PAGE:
PROJECT LAUNCH ATTRACTED SUPPORT FROM HORSE RACING SECTOR: THE €460 million casino and leisure development proposed for Two-Mile-Borris will provide a huge economic fillip to Tipperary and the wider region, Independent TD Michael Lowry said yesterday.
“It’s fantastic news,” he said of An Bord Pleanála’s decision to grant permission to the Tipperary Venue, albeit without the 15,000-capacity indoor entertainment venue and against the recommendation of the board’s inspector.
He predicted that work on the basic infrastructure of the site – water, sewerage, roads, drainage, telecommunications – will start “by the end of the year” and that the entire scheme will take three years to complete.
Mr Lowry said the first time he met Richard Quirke was when the Tipperary-born businessman and former garda approached him about three years ago to inform him of his plans for the 800-acre site and to ask him for guidance through the planning process.
The refusal of permission for the indoor entertainment venue was not a setback, Mr Lowry maintained. “It was never the central element of the plan and there’s a lot of competition in that sector.”
Mr Lowry said he hoped the Minister for Justice would shortly bring forward legislation allowing venue operators to apply for a casino licence, based on the report of the Department of Justice’s Review Commission on Gaming.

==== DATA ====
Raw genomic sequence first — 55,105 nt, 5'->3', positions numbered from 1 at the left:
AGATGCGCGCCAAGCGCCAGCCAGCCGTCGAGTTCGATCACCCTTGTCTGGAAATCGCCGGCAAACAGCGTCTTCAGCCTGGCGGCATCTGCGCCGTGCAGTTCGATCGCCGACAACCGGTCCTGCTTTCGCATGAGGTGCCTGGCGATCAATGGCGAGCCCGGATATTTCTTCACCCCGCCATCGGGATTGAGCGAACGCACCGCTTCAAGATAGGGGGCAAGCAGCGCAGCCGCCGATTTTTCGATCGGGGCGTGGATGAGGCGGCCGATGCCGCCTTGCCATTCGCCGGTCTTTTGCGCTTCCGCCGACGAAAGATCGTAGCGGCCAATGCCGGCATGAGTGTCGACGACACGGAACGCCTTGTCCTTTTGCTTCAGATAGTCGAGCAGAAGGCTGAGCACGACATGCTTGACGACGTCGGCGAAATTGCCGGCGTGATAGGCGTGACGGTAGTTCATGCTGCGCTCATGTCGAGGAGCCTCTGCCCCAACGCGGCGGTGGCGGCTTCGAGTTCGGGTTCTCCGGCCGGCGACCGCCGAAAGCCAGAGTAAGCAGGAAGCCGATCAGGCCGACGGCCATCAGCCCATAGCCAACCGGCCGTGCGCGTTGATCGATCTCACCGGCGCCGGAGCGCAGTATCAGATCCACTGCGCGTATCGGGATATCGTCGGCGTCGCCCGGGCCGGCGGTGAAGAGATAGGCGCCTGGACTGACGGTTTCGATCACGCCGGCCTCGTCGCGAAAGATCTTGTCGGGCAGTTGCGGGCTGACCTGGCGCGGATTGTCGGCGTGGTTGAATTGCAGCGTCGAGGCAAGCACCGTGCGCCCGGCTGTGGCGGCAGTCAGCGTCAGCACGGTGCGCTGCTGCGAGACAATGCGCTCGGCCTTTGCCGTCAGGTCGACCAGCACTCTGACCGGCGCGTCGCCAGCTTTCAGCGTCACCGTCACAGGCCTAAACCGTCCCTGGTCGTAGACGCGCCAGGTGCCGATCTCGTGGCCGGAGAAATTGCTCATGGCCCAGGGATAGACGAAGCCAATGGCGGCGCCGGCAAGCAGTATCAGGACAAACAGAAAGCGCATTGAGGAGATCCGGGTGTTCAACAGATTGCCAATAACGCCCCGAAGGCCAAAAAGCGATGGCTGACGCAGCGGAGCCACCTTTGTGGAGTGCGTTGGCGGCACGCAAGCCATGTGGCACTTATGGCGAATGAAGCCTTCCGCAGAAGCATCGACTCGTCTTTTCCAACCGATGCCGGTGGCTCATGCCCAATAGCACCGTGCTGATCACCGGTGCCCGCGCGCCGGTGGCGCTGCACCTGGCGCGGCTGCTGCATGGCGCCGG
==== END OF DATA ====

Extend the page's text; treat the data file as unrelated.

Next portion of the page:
An Taisce, which led opposition to the Tipperary Venue, said that the “split decision” of the board in granting permission to some elements of the project contravened the National Spatial Strategy policy of locating new development in existing designated regional centres, and national climate and transport policy in curtailing car-based development.
An Taisce chairman Charles Stanley-Smith said the country has over-capacity of 15,000 hotel bedrooms. “The decision exacerbates the spectre of ghost developments. Once more this is evidence of short-term expediency and developer-led planning overriding national spatial plan and regional planning guidelines,” he said.
Thurles Chamber of Commerce president Austin Broderick said the news was “unbelievable for the town”. Completion of the Tipperary Venue would be “as good as getting three factories” in the area, he said. “This is what we’re waiting for for the last couple of years. We have nothing in Thurles and nothing in the surrounding areas regarding jobs.”
Fine Gael TD for Tipperary North Noel Coonan said he welcomed any development which would create jobs for the area.
“I’d be disappointed that the concert venue has been knocked on the head because that would have suited the younger people around the area,” he said.
“Overall I welcome it and we’ll be hoping it will be built as soon as possible.”
Mr Coonan said he had “no problem” working with his Independent constituency colleague Mr Lowry to help advance the project.
“We’ve assured Deputy Lowry that he might have brought forward the plans, but we’ll [Fine Gael] be building it and we’ll open it.”
The Gaming and Leisure Association in Ireland said that resort-casinos of the type envisaged by Mr Quirke are “simply inappropriate” in Ireland.
“The size of the market does not support these huge developments and they often run counter to sustainable development,” said the body which represents private members gaming clubs who provide casino-like services.
Association director David Hickson said there was now an opportunity to “grow the wider gaming and gambling sector”, as part of the department’s review of the industry. “All our members are city or town centre based and therefore in line with sustainable development.”